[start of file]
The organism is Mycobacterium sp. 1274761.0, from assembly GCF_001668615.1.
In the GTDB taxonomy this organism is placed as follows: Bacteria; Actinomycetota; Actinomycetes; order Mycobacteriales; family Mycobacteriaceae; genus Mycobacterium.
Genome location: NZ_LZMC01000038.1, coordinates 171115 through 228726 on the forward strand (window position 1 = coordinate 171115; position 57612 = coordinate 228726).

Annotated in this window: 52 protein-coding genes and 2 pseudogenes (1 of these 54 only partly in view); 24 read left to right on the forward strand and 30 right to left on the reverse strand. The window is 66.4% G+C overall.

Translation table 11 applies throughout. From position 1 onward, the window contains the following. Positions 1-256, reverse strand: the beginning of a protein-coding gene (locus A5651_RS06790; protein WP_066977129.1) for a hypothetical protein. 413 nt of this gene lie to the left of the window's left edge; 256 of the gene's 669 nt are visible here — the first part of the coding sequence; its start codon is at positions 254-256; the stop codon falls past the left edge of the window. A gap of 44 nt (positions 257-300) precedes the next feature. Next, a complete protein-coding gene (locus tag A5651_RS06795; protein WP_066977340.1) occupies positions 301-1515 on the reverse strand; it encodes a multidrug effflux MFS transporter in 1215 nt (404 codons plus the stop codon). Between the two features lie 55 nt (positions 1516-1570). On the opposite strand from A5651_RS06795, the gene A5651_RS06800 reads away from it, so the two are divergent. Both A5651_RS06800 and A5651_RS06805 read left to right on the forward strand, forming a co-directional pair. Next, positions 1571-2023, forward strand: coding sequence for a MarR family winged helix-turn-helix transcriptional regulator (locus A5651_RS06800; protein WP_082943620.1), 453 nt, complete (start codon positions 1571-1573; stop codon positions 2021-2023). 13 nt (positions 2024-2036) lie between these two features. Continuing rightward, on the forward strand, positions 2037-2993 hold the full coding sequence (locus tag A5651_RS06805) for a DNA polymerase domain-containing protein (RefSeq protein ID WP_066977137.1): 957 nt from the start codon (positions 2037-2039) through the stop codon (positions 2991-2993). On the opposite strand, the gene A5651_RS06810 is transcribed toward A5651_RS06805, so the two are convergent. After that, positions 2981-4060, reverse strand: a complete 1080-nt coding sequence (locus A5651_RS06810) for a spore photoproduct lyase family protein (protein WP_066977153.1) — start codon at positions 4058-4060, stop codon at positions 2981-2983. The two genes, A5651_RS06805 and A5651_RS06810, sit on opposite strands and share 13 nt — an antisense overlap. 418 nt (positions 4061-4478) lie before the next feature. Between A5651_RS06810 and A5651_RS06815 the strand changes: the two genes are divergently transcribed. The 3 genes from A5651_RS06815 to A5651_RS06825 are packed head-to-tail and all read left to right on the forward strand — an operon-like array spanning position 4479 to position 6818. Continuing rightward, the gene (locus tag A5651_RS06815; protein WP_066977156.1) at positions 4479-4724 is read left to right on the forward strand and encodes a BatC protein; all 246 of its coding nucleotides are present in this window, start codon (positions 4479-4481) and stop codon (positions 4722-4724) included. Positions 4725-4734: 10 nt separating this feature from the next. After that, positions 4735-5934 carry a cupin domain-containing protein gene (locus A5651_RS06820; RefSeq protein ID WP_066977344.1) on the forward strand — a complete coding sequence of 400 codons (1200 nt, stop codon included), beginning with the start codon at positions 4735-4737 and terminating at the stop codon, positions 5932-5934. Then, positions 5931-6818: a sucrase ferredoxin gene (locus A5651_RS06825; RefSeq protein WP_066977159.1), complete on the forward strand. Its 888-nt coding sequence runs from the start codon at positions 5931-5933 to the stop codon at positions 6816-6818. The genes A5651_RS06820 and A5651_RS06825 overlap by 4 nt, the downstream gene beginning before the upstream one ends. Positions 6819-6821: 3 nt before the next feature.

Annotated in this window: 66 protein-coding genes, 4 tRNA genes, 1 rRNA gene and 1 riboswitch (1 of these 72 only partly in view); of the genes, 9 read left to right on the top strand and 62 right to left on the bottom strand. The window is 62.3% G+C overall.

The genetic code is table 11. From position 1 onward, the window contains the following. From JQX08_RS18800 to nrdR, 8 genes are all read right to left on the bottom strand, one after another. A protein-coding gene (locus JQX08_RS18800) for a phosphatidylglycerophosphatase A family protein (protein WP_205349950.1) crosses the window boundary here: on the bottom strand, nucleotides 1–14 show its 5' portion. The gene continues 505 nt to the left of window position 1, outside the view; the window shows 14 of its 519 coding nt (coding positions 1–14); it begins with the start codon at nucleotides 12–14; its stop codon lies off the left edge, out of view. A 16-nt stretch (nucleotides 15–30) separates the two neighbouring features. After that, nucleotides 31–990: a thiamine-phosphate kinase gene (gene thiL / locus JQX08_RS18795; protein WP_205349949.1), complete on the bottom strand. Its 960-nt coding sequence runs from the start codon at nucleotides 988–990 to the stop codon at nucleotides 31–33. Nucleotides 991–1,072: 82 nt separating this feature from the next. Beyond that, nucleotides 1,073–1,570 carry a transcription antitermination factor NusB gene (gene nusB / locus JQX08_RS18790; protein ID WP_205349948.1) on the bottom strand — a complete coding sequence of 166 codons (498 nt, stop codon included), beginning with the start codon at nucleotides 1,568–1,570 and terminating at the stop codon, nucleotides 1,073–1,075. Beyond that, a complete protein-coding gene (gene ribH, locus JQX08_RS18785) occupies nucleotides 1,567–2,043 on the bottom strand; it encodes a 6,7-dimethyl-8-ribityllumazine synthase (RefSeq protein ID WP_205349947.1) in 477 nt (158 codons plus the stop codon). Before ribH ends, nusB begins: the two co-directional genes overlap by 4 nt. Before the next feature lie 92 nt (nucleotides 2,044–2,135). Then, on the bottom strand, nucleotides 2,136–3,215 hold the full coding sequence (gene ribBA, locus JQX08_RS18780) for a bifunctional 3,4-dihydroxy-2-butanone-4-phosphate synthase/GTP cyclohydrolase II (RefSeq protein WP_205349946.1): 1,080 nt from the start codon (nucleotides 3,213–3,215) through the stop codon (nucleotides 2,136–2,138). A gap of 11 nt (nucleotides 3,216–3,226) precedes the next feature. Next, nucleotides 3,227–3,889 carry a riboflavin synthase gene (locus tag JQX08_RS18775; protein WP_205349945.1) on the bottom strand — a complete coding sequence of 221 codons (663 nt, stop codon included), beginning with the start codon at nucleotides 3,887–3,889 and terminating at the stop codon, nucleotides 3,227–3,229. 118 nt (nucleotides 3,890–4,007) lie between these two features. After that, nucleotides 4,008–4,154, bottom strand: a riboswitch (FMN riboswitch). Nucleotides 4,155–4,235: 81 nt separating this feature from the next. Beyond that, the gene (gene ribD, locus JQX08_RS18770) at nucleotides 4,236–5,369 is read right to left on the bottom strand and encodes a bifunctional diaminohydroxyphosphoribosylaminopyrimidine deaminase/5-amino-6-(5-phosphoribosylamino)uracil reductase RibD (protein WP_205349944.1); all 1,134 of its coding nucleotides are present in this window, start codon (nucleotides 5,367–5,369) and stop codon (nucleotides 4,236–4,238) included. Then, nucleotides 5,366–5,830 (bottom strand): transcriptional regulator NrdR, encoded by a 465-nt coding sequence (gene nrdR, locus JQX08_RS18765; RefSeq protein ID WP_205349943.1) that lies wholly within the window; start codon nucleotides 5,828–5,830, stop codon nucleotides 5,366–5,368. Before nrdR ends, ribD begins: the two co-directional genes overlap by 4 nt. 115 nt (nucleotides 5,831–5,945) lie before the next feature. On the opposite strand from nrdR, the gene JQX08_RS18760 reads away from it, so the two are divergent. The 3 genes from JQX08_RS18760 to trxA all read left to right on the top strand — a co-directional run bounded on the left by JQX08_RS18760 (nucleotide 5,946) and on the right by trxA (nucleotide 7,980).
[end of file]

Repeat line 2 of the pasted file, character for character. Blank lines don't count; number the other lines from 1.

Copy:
In the GTDB taxonomy this organism is placed as follows: Bacteria; Actinomycetota; Actinomycetes; order Mycobacteriales; family Mycobacteriaceae; genus Mycobacterium.